Thursday, 31 May 2012

Heathen Europe and the greater Carey legacy

William Carey, the Cobbler from Kettering who became the 'Father of modern missions', was famously rebuked 230 years ago. At a Ministers meeting, agitating about the possibility of foreign missions, Carey was put in his place by this patronising reply, 'Young man, sit down! When God chooses to save the heathen, He will do it without your help or ours!'

Could there ever have been a more monumental misunderstanding of how God chooses to work in the world to fulfill His great plan? Undaunted, Carey wrote his 'Enquiry' pamphlet - An attempt to show that the Great Commission remained valid, and probably the first missionary survey of the nations in the English language, showing regions, languages, main religious groups.

Carey was both disdainful and pragmatic in dealing with some of the main objections to missions amongst the nations. 'First, as to their distance from us....' He puts this down by saying modern boats have a compass and that sailing is now more certain and safe! He acknowledges that European food may be hard to obtain, but masterfully goes on to say that because the 'natives' eat something, so can the missionaries. As to learning their languages, Carey has no time for excuses ; 'It is well known to require no very extraordinary talents to learn, in the space of a year or two at most, the language of any people upon the earth.' This comment of course from a man who taught himself Latin, Greek, Hebrew, Dutch and French whilst he was still working as a Cobbler and Pastor in Kettering!

The truth is, God chose to save the heathen by using the 'help' of ordinary men just like Carey. His conviction about the Great Commission, transformed not just his own life, but the pattern of missions that followed. Almost 70 years after Carey's death, in 1900, India and China received more missionaries than any other nation on the planet, mostly sent from the UK and America. Over 7000 men and women took Carey's model as their own, convinced in the upside down way of the Kingdom, that God was indeed wanting to work with them to reach the nations. Could there be a greater legacy than this for Carey?

In a word, Yes! What William Carey could never have anticipated, was the reversal of missionary culture which is now taking place in the 21st Century. Patrick Johnstone's excellent 'The Future of the Global Church' confirms that in 2010, over 82,000 Indians were sent out as missionaries by the resurgent Indian church. Yes you read that right, 82,000 men and women coming out from the nation that William Carey arrived in alone. Indeed, you can add to that over 20,000 Koreans and a similar number from China.

The rise of the church in the Global South and the Far East is shifting the missionary power base in our generation. This change is accelerated by the increasing secularisation of 'Post Christian' Europe, where it is possible to now call nations such as France and Italy 'unreached people groups'. The United Kingdom is a case in point. The home base of pioneers like Carey, and the top nation for sending missionaries abroad in 1900, is today the fifth highest receiver of missionaries on the planet - most of whom have come from the Far East, Nigeria and South America.

So it remains true. To paraphrase the famous Carey put down - 'God does want to save the heathen in Europe, and he will do so with the help of the Indian believers!'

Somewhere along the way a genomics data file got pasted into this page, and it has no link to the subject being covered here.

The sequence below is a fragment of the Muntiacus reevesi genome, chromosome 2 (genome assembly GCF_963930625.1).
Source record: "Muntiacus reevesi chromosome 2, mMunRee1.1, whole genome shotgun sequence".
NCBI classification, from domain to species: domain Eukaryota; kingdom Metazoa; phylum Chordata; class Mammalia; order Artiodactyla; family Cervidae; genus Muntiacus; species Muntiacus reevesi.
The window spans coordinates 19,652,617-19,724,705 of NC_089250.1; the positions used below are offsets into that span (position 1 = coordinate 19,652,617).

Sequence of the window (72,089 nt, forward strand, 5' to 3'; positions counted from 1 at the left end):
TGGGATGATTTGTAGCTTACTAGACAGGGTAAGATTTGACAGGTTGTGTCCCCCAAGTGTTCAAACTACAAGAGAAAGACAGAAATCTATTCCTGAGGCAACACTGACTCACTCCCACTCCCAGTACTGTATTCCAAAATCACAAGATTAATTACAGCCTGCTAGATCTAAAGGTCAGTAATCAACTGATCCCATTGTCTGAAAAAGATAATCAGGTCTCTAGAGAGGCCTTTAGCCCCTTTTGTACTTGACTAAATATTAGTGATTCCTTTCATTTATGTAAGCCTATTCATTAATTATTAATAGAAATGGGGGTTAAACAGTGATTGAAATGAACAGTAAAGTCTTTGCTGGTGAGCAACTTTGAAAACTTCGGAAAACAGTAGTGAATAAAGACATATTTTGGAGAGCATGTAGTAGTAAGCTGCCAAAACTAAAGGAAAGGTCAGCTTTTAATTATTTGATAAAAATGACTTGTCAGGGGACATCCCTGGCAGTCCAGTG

Thursday, 24 May 2012

Bankrupt worldviews and the developing world

Materialism and consumerism are probably the two defining worldviews which operate within our Western culture in the 21st Century. More than 'operate', they have us in their vice like grip - worse than this, we are blind to it, stumbling unaware through our lives filled with plenty of stuff but devoid of any real meaning.

One of the best ways to spot whether you are being lied to by a defective worldview is to get outside of your own culture and enter someone else's paradigm. There is no bigger jolt to our system than landing amongst people who don't see the world in the same way as us, who don't value the stuff that we thought was of primary importance. For many of us, we get the occasional hit in this area through watching Comic Relief. Seeing through our TV's the lives of the have nots, only to be astounded that those who go without are actually happier than we are - happier than us, with all our stuff? And suddenly a bankrupt worldview is exposed.

One of my most recent 'exposure' moments came when visiting a Gypsy community in a desperately poor village in the north of Romania. Startled by their want, confronted by my plenty, I was shocked again at how hard I find it to connect with the developing world. Travelling home, thinking these issues through, I read these compelling words from Calvin Miller in his excellent little book, 'The Disciplined Life.'

'The editors of Leadership magazine suggested nine rather drastic steps wealthy Westerners would have to take to truly identify with the developing world:

First, take out the furniture. Leave a few old blankets, a kitchen table, maybe a wooden chair. You've never had a bed, remember?

Second, throw out your clothes. Each person in the family may keep the oldest suit or dress, a shirt or blouse. The head of the family has the only pair of shoes.

Third, all kitchen appliances have vanished. Keep a box of matches, a small bag of flour, some sugar and salt, a handful of onions, a dish of dried beans. Rescue the mouldy potatoes from the garbage can: Those are tonight's meal.
Fourth, dismantle the bathroom, shut off the running water, take out the wiring and the lights and everything that runs by electricity.

Fifth, take away the house and move the family into the tool shed.

Sixth, no more Postmen, Firemen, Government services. The two classroom school is three miles away, but only two of your seven children attend, and they walk anyway.

Seventh, throw out your bank books, stock certificates, pension plans, insurance policies. You now have a cash horde of $5.

Eighth, get out and start cultivating your three acres. Try hard to raise $300 in cash crops because your landlord wants one third, and your money lender, ten percent.

Ninth, find some way for your children to bring in a little extra money so you have something to eat most days. But it won't be enough to keep bodies healthy - so lop off 25 to 30 years of life.'